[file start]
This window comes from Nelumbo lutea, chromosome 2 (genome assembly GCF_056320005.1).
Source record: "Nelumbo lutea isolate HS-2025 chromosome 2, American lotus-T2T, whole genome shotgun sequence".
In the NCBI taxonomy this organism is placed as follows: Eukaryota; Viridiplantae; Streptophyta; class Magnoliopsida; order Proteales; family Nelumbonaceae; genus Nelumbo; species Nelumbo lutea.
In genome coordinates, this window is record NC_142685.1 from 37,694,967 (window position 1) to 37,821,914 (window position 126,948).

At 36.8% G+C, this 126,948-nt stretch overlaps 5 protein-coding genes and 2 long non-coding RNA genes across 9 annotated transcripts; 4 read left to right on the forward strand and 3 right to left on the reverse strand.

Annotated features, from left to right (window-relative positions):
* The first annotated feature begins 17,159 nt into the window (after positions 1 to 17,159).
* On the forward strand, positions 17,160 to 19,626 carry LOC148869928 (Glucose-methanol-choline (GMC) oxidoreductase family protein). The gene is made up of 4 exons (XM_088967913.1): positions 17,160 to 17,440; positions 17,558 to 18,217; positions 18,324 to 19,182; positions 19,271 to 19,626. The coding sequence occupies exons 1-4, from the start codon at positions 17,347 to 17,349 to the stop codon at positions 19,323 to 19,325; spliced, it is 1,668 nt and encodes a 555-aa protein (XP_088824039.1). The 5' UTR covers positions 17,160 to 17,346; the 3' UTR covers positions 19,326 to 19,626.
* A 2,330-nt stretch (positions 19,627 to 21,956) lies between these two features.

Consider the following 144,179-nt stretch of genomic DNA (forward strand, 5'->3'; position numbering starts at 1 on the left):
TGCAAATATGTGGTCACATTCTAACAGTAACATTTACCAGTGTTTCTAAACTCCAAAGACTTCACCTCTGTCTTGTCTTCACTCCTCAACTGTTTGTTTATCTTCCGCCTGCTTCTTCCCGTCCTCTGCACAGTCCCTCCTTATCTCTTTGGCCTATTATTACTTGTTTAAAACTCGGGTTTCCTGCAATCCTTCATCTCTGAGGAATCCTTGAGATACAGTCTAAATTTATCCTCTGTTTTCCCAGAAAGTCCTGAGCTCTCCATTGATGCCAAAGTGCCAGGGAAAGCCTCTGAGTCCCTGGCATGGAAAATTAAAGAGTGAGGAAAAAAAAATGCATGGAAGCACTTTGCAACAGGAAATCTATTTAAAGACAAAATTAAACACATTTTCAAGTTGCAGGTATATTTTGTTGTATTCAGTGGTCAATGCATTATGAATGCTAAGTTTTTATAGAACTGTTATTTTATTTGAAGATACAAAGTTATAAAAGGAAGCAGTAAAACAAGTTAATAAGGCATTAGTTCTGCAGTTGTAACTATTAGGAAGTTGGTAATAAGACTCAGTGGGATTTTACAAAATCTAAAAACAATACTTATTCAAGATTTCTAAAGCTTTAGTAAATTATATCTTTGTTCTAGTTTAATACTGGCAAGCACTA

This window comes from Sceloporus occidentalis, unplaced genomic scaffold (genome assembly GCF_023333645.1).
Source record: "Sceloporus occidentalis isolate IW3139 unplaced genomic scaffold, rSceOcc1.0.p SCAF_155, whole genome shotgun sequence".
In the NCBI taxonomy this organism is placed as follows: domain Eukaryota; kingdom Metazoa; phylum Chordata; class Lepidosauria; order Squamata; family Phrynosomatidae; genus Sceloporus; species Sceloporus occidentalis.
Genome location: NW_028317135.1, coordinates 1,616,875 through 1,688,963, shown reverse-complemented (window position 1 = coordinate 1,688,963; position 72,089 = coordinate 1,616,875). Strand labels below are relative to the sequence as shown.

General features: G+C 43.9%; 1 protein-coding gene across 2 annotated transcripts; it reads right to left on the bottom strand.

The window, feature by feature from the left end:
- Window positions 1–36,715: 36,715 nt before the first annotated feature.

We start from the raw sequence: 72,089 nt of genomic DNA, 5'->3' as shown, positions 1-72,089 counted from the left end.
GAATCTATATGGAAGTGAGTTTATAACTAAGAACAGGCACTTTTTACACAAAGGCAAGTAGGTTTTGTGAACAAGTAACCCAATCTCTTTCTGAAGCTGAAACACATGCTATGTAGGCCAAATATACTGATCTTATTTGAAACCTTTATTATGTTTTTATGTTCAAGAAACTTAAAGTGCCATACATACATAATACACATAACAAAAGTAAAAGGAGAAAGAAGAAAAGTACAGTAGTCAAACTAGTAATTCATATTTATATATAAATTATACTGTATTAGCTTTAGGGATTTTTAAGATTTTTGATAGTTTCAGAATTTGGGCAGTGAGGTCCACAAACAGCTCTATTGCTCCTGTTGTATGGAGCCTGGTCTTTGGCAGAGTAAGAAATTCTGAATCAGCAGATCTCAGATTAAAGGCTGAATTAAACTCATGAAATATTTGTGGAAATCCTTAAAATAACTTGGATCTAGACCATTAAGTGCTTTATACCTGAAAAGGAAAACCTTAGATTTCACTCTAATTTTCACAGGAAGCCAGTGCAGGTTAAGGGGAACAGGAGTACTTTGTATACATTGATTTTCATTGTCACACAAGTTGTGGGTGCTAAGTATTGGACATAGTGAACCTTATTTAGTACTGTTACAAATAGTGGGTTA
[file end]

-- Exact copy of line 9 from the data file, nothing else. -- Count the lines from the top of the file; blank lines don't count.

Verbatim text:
* A 2,330-nt stretch (positions 19,627 to 21,956) lies between these two features.